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This is just propaganda. I mean, it is an argument repeated "ad eternum" like rail travel was as smooth as high-class dining.

First of all, your coffee will be likely overpriced and crap.

The scenery will be likely to be tunneled out or protected by noise barriers.

Unless you are travelling on 2nd class, there will be fellow passengers scooping on your read.

Never mind you have to move to/from station from/to your house/workplace or elsewhere. Then, you will have to drive anyway or take a taxi/rental car, let alone ride some filthy bus full of people you'd usually avoid if given the choice. On this bus, you can get pickpocketed or worse. Maybe you will not find a set or have to share the lateral area of your buttock with an oversize person crushing you - unlike airplanes there will be no armrest. So by the time you got to the station, you are already stressed out from the experience to get there and so.

I am not saying train transport is useless, but that its "convenience" is usually overstated by people who promote it. I could start right now writing about the blessing of controlling temperature and soundtrack in your car, not having to talk with strangers while commuting, going straight to your destination, being able to leave and come as you wish without resorting to a timetable etc.
I'm sorry to respond to such an old post by someone with whom I already have a semi-active conversation going on in the U.S. HSR thread, but this post is just too much for me to bear....

I've lived in an automotive-centric/necessitating part of the world all my life (New Hampshire, in the U.S.). Not once, in the short stints during which I've had public transit or otherwise non-automotive sources of transportation available to me have I missed the use of a car. Obviously, this is just my opinion, but think critically about this issue, for once, please. What gives me, you, or anyone else the right to consume as many resources as is done by the driver of a car, nevermind the sort of behemoths sold in the U.S. and Canada, in greater and lesser quantities, respectively? The manufacturing of it, the maintainance of new tires, brakes, oil, the gas consumed, etc. etc.--it's all consumption necessitated by poor planning, or lack of any sort of planning at all. And the only consumption worse than intentional consumption is the kind that doesn't even wonder about itself. Un-self-conscious consumerism is a blight upon mankind

Why do we deserve to be so comfortable all the time? Is it simply a matter of chance that we should be born into places where comfort is essentially an expected quality of life? Emphatically, yes. It's anyone who thinks otherwise that's got his head in the sand. Stop being so concerned with your own well-being before that concern begins to affect you negatively, if it's not too late already....

And those worries of the obese, fetid public transit user, simply bring up more questions. Perhaps this person wouldn't be so fat and unclean if we would all apply some social pressure to one another, to say, "no, if I have to be around you, this isn't okay". Being in South Korea now, I understand the not-always-but-on-balance positive role social pressure can have on people. I've been riding the subways and buses of Seoul for weeks now, and have yet to come upon anyone whose hand I'd hessitate to shake. Maybe if we weren't all stuck in traffic, sitting in our climate-controlled, bespeakered isolation chambers, we'd be a less miserable lot to spend time around, and appreciate the world around us instead of the comfort of our backsides.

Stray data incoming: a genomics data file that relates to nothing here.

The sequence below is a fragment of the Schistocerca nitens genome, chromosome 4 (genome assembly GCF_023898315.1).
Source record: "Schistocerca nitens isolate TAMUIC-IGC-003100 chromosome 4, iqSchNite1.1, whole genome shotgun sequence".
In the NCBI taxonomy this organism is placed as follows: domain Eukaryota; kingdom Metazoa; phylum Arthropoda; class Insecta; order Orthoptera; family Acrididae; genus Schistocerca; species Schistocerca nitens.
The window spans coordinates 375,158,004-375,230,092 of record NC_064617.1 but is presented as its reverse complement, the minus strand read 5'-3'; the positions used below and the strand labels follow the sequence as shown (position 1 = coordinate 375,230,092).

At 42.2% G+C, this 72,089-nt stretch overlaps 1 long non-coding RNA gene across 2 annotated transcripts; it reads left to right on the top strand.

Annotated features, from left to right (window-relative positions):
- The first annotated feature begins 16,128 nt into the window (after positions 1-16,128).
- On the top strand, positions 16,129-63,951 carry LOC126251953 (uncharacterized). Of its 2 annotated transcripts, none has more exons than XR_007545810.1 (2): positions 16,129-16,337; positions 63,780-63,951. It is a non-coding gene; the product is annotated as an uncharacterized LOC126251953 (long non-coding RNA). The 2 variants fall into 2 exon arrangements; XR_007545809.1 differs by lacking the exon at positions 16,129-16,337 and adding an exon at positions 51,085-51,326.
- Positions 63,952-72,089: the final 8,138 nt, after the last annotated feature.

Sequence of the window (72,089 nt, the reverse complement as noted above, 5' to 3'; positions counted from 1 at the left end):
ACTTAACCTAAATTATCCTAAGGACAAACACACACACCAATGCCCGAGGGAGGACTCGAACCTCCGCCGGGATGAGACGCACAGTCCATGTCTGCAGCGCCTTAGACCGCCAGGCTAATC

Sorry. I hear this sort of thoughtless nonsense spouted about all the time in the U.S., and this was the straw that yet again fractured one of the camel's vertebra, but I'm done ranting...for now!
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Old July 11th, 2011, 08:52 PM   #113
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Originally Posted by aquaticko View Post
What gives me, you, or anyone else the right to consume as many resources as is done by the driver of a car, nevermind the sort of behemoths sold in the U.S. and Canada, in greater and lesser quantities, respectively?
Having money and the ability to pay for it. When you go beyond things most people consider as basic rights everyone should have access to (basic shelter, basic food, education, health care - I'm not entering the US controversy here -, public safety, voting, fair treatment from authorities etc), money is what determines which perks you have in life, and others don't. In the case of developed rich countries, an overwhelming majority of households have the ability to pay for car-mobility. In Ghana or Papua New Guinea, that might not be the case.

Quote:
The manufacturing of it, the maintainance of new tires, brakes, oil, the gas consumed, etc. etc.--it's all consumption necessitated by poor planning, or lack of any sort of planning at all.
You are assuming the all car use is wasteful and un-needed. Try go give the same level of mobility for the scattered population of Northern Ontario via any public transit, and even the energy and resources deployed to provide everyone with a bus service with 24/7 frequency no less than 1 bus per hour, and you'll have the province bankrupt.